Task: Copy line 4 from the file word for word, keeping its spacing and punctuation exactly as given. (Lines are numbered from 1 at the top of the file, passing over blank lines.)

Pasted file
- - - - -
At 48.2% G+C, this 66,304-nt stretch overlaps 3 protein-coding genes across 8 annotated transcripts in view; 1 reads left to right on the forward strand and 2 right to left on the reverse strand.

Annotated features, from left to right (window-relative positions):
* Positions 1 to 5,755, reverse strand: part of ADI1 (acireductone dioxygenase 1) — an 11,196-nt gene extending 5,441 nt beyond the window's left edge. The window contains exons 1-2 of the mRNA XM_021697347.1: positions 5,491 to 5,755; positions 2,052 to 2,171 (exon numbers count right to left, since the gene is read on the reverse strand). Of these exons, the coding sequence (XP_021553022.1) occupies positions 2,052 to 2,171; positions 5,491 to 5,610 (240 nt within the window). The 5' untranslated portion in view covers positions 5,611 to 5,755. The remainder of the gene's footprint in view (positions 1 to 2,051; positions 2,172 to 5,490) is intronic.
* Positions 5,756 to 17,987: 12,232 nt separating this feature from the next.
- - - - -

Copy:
* Positions 5,756 to 17,987: 12,232 nt separating this feature from the next.